Tagged With nuclear war

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The advent of the atomic bomb dramatically changed the course of history and, even today, looms as a threat for global catastrophe. From 1956 to 1963, Britain tested nuclear weapons at Maralinga, in South Australia, running hundreds of different experiments. The tests resulted in sickness and death for the local Indigenous populations, yet for many years, the fact these tests took place at all were kept secret from the Australian public.

Predicting the future is near impossible -- but that doesn‘t stop us all from having a red hot go. Human beings have been predicting the future since the beginning of history and the results range from the hilarious to the downright uncanny.

One thing all future predictions have in common: they‘re rooted in our current understanding of how the world works. It‘s difficult to escape that mindset. We have no idea how technology will evolve, so our ideas are connected to the technology of today.

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Yesterday the Bulletin of the Atomic Scientists pushed the Doomsday Clock forward to two minutes from midnight. The last time the Bulletin got this grim was in 1953, after the US and USSR tested their first hydrogen bombs.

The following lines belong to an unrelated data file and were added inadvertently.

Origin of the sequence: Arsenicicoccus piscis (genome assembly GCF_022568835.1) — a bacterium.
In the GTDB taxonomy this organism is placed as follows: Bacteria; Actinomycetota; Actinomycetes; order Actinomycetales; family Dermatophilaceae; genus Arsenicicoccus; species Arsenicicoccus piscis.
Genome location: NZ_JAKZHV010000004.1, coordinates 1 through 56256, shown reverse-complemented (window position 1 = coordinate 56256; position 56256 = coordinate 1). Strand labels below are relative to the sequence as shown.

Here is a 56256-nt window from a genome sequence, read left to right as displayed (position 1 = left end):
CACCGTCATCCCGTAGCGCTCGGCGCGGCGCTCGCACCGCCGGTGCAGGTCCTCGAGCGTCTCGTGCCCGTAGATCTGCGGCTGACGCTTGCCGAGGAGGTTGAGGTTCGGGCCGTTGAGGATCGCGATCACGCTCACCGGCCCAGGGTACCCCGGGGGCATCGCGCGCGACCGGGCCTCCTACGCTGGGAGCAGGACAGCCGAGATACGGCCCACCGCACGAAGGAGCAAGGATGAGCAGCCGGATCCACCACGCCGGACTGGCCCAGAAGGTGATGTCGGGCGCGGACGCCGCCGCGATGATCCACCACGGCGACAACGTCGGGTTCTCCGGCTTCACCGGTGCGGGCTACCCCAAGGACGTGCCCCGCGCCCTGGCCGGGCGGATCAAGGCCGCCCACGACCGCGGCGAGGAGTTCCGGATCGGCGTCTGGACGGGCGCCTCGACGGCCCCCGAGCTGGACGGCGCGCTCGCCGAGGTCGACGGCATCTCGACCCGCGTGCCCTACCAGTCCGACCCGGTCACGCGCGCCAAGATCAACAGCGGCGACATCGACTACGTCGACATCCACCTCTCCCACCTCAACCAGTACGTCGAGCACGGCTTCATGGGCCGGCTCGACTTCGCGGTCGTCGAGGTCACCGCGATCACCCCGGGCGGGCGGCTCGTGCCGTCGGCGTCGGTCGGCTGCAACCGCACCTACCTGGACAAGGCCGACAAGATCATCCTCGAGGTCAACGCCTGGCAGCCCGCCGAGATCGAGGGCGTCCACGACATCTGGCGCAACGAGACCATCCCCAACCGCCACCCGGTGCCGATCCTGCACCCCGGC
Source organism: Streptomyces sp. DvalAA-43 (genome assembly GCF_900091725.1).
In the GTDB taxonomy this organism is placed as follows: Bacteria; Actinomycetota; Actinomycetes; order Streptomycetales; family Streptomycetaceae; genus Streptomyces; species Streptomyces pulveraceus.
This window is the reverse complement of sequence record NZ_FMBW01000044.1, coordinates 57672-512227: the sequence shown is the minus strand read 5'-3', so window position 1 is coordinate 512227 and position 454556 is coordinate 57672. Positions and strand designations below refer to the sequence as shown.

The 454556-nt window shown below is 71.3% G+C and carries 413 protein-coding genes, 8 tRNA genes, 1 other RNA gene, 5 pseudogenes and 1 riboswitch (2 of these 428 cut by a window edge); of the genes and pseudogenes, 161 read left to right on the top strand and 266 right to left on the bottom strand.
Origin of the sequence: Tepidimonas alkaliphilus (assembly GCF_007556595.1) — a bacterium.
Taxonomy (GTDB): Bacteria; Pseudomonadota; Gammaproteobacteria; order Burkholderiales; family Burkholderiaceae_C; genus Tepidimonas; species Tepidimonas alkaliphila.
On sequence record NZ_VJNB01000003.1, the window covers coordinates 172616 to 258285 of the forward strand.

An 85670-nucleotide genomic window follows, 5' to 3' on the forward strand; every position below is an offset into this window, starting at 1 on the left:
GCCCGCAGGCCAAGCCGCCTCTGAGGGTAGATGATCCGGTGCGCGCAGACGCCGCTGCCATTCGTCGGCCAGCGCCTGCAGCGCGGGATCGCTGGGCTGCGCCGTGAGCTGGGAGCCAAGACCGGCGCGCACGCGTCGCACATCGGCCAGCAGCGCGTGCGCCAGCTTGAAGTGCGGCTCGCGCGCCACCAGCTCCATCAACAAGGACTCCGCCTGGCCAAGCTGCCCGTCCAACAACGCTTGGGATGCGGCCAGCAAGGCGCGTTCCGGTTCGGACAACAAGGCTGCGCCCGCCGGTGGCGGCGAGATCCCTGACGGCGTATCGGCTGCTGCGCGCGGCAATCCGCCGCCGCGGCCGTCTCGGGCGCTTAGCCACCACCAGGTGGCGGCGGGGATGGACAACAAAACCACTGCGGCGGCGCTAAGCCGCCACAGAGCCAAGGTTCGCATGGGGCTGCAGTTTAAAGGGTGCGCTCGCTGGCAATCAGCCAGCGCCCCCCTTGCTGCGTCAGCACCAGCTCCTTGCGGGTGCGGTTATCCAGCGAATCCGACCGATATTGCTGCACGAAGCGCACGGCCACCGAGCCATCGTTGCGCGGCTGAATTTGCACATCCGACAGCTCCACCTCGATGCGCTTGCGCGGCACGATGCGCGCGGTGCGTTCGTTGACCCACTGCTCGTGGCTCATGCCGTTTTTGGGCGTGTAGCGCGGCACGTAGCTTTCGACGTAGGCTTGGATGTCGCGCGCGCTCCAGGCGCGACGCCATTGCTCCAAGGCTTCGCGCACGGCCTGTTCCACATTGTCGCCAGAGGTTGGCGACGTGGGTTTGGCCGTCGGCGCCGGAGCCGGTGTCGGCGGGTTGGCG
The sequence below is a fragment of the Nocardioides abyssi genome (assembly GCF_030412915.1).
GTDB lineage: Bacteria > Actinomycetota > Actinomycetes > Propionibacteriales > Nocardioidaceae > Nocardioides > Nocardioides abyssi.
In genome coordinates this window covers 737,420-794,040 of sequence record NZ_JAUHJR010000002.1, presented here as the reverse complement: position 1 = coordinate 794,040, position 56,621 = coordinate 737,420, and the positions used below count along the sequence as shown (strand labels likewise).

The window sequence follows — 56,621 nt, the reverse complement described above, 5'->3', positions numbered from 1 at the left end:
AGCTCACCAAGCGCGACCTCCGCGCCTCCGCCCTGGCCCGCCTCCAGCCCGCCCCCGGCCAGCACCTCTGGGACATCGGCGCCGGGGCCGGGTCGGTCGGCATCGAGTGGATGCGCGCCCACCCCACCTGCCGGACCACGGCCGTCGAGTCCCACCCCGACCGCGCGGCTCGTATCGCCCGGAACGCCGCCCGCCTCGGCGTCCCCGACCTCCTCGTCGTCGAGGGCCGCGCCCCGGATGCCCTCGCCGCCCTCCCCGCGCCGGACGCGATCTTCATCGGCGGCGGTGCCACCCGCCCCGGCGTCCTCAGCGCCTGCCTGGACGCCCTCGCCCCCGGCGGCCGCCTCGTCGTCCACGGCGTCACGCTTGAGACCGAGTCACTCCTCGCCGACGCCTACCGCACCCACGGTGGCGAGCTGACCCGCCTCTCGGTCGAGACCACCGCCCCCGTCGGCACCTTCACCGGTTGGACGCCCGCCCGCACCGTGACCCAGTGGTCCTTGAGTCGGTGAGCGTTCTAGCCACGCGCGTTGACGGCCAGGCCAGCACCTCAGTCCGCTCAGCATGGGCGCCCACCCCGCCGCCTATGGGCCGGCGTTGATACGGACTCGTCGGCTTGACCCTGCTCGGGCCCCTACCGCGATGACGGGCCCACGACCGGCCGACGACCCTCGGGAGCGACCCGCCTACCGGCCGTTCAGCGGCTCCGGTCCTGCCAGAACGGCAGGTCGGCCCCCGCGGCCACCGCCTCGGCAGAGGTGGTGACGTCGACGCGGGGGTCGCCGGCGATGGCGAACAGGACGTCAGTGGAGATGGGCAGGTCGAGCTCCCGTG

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During a hearing on October 12, experts warned the US House of Representatives that an EMP bomb, likely from North Korea, could kill as many as 90 per cent of all Americans within a year. But what is an EMP bomb? And could such a weapon really be that devastating?

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So, you want to build a nuclear fallout shelter. You’re not alone: The civilian bomb shelter construction industry has been steadily growing to meet demand for the past decade, with recent events igniting a full-on market boom.

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As northeast Asia teeters on the brink of a conflict that could escalate beyond anyone’s control, it is more important than ever to be well-informed about North Korea, and move beyond the common caricatures of the country and its leader, Kim Jong-un. This is difficult when many misconceptions about North Korea perpetuate in the public consciousness.

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With a heated global political climate and the threat of nuclear war seeming to loom over our heads, it's hard not to be stressed right now. But you don't have to sit there and stare at your news feed in agony.